[BACKGROUND - The ambulance workers face a lot of mental stress and physical demands in their everyday life. The physical demands can be originated from caring heavy equipment and moving patients. The poor mental health can strengthen physical problems, too. In this study our aim was to detect and compare the musculoskeletal status of ambulance personnel in two regions of Hungary. SAMPLE AND METHODS - On a voluntary base a cross-sectional anonymous, standardized self-fill-in questionnaire (Nordic Musculoskeletal Questionnaire) was used with additional items. All ambulance personnel over 18 years old were involved in the study who worked in direct patient care either in the North-Hungarian or in the West-Hungarian Region of the country. RESULTS - In the regional representative sample N=810 workers answered our questions. Out of them 587 persons (72.5%) reported about some musculoskeletal problem during his lifespan. Most of them suffered from lower back pain (448 persons, 55%), back pain (318 persons, 39%), neck pain (250 persons, 30.9%). Parallel with the aging and with the time spent working for the ambulance service more and more overall discomfort can be detected (p=0.013; p=0.020). Having a second job affected the level and frequency of discomfort negatively (p=0.005). CONCLUSIONS - More than 70% of the ambulance workers experienced musculoskeletal problem during his emergency workers carrier which may worsen the quality of his work and his personal life. To handle the situation primary prevention, screening and possibilities for recreation should be forced among ambulance workers. ]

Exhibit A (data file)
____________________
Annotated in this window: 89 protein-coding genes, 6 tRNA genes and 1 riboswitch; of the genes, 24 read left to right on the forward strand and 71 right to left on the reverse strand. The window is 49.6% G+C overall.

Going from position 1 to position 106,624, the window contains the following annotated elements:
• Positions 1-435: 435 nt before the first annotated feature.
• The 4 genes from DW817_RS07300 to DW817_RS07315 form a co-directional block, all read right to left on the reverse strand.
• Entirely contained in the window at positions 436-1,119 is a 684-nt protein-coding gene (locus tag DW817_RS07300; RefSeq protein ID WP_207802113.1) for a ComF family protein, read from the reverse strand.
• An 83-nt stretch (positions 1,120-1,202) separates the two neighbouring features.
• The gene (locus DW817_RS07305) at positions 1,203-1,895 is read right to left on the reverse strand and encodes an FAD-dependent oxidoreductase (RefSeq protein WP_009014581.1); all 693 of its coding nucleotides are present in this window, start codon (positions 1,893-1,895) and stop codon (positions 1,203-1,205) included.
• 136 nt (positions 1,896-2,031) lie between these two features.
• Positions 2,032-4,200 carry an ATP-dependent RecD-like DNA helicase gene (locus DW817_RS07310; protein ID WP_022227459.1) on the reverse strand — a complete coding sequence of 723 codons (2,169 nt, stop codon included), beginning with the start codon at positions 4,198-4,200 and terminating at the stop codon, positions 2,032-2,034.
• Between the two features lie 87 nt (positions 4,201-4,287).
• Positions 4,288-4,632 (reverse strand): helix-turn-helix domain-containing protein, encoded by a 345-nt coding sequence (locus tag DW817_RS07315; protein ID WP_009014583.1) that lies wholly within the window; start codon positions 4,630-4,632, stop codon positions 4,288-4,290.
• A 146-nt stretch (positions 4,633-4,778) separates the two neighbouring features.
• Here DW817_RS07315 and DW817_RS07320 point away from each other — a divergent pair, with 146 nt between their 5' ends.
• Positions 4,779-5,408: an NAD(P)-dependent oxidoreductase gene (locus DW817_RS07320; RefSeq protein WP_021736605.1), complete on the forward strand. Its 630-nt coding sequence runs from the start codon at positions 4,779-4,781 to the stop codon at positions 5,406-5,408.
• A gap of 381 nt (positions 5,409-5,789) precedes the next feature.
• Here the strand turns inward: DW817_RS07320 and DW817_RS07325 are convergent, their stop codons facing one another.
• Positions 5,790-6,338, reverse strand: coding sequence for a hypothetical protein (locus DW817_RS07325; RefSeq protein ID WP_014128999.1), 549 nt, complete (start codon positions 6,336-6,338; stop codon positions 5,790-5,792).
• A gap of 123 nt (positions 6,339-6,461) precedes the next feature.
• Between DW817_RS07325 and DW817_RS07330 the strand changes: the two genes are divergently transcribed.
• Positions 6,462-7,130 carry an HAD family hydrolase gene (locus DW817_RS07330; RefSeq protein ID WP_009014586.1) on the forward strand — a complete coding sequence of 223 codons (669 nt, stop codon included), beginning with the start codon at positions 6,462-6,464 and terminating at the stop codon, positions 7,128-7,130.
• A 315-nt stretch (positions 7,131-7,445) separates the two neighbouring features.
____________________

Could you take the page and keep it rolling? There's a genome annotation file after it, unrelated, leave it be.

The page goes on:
Lege Artis Medicinae

[Investigation of vitamin D supply in hospitalized patients]